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In response to inauguration, students attend Women’s March

A+sea+of+people+from+across+the+country+gather+on+the+National+Mall+in+Washington%2C+D.C.+to+rally+for+women%E2%80%99s+rights+on+Jan.+21.
A sea of people from across the country gather on the National Mall in Washington, D.C. to rally for women’s rights on Jan. 21.

A sea of people from across the country gather on the National Mall in Washington, D.C. to rally for women’s rights on Jan. 21.

photo by Miriam Minsk

photo by Miriam Minsk

A sea of people from across the country gather on the National Mall in Washington, D.C. to rally for women’s rights on Jan. 21.

Isaac Silber, News Editor

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As seniors celebrate their last day at CESJDS on Jan. 20, President-elect Donald Trump will be sworn in at his inauguration as the 45th president of the United States just 25 miles away.

In response to Trump’s election, a protest march in Washington, D.C. was organized via social media and will take place on Jan. 21, the day after the inauguration. According to the Women’s March on Washington’s Facebook page as of Jan 16., 200,000 people are going to the event.

The official statement from the Women’s March website said that the goal of the march is to unite all people who have felt marginalized by events of the recent election.

“In the spirit of democracy and honoring the champions of human rights, dignity and justice who have come before us, we join in diversity to show our presence in numbers too great to ignore,” the statement reads.

At least 20 JDS students are planning to attend the march, one of whom is senior Samantha Haas. Throughout the election season, Haas was disturbed by Trump’s rhetoric towards women and his treatment of them in the past. She hopes that by going to the march, she and others attending can draw attention to the fight for women’s equality.

“I think that part of it is to bring more awareness to women’s rights and how we’re in a way not being treated equally,” Haas said. “But also to show that a movement can be made without a man’s help.”

Haas is excited to protest in a peaceful way, and believes that the march “is just one step towards the greatness that women can achieve.”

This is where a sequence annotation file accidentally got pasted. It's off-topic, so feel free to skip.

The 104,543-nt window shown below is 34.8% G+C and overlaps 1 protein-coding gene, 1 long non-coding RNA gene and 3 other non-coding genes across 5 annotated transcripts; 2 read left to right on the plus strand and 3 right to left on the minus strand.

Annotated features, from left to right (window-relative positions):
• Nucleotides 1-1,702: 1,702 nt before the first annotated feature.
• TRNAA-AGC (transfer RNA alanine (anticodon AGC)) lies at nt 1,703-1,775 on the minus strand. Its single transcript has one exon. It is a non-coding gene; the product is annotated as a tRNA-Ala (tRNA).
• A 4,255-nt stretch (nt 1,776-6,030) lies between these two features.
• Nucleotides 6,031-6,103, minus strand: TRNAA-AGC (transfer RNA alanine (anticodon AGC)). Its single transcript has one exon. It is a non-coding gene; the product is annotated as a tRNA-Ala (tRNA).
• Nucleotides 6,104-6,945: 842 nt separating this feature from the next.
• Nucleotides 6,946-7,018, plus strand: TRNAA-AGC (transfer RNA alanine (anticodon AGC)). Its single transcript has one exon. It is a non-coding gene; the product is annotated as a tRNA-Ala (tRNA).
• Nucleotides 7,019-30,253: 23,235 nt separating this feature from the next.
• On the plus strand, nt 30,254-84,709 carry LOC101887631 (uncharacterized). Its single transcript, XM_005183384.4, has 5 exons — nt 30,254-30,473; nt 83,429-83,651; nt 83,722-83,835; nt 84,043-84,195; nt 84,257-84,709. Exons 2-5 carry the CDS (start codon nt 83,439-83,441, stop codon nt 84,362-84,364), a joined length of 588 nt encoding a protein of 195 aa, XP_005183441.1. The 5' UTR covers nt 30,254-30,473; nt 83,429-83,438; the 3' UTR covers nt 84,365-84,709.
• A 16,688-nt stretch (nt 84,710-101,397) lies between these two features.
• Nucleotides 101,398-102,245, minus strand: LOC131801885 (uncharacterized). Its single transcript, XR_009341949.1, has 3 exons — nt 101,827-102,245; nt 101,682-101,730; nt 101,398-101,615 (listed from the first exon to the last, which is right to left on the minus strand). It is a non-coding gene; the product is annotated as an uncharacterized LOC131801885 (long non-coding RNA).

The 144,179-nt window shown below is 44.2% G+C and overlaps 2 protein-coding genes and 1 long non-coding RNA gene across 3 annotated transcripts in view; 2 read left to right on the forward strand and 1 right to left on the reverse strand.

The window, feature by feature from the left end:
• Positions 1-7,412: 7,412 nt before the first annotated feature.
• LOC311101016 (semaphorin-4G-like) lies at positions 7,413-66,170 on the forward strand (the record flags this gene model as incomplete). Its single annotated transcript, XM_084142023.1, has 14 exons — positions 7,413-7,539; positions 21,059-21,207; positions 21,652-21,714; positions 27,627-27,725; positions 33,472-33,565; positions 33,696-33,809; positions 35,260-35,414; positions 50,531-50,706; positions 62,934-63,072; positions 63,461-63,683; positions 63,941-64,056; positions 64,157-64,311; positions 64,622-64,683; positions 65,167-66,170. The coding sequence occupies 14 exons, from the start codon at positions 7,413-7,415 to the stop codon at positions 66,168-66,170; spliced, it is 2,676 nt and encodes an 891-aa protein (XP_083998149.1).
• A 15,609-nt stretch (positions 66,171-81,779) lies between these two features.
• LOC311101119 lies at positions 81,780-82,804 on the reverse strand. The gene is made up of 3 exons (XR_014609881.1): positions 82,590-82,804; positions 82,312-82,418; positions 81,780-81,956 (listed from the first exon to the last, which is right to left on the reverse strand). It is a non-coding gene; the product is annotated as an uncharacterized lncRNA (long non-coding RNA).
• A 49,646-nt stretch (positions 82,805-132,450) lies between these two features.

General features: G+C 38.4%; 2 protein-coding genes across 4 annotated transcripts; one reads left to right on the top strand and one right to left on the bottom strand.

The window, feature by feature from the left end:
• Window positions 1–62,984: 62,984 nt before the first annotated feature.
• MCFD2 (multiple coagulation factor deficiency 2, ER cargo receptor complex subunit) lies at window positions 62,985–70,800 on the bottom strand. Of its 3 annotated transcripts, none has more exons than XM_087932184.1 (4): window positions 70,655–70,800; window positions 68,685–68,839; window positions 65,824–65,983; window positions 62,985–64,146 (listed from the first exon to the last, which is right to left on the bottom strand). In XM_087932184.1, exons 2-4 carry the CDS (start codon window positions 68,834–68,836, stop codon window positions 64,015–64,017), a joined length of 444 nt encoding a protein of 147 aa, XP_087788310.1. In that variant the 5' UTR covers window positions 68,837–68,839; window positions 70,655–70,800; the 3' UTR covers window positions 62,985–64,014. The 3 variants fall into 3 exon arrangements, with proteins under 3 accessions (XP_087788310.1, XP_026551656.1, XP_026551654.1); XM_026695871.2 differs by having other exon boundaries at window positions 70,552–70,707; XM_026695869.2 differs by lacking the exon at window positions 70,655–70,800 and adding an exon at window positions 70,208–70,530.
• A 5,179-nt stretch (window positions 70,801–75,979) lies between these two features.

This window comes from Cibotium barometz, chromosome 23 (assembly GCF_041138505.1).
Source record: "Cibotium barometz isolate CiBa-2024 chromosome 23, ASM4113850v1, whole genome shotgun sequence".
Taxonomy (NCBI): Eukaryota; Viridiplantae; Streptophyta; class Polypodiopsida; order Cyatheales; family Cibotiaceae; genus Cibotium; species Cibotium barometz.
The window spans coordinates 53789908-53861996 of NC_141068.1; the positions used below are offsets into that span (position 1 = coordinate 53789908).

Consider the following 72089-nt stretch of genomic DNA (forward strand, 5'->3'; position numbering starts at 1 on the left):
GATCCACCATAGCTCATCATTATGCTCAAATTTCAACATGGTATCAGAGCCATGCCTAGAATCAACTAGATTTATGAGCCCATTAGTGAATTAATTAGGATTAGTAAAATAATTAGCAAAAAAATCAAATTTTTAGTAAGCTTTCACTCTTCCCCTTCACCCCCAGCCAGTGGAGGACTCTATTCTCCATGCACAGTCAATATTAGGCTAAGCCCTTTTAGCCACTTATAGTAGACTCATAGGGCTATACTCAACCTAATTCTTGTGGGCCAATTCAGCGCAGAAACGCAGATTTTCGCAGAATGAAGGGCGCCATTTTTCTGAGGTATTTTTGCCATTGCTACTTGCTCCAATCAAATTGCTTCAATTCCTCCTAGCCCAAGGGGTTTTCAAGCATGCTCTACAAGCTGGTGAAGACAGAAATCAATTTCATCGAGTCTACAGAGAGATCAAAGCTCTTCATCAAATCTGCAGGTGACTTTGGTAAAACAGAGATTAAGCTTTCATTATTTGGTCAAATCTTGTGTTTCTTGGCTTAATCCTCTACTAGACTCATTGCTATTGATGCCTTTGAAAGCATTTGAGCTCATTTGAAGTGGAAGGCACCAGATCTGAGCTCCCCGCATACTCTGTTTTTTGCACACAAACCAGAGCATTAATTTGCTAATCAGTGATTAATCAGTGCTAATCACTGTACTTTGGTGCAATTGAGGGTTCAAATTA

Junior Dalia Handelman will join Haas at the march, her first time going to a political protest. Handelman finds the march personally important because she views it as a way to express her opinion about Trump’s misogynistic comments, as well as his discriminatory statements about Muslims and other minorities.

“Everything he’s said about keeping Muslims out of the country, I think it resembles a lot of things like if you look back at Nazi Germany in terms of oppressing and discriminating a certain religion for made-up things,” Handelman said.

Unlike Haas and Handelman, sophomore Talia Shemony plans to attend Trump’s inauguration and not the Women’s March. Shemony never supported Trump, but as a Republican she is excited for the new government.

Shemony does not support what Trump has said about women and immigrants, and believes that a video of Trump making profane comments about sexually harassing women is “disgusting.” Despite his remarks, Shemony thinks it is important that the country accepts Trump as the next president.

“We have to get past [Trump’s comments] and focus on the country, and focus on the things that are really important rather than focus on comments made 10 years ago that don’t affect his policy on immigration and things like that,” Shemony said.

Shemony also said that she was frustrated by the protests against Trump because he has yet to take any actions in office. Handelman, however, thinks that it is still important that the message behind the Women’s March is publicized.

“It is a really big protest so hopefully it goes on the news and spreads the word so Trump knows that we are not okay with the way he speaks about women and the way he plans to act toward women or has in the past,” Handelman said.

The photo from the Women’s March on Washington was taken and added after this article was published. 

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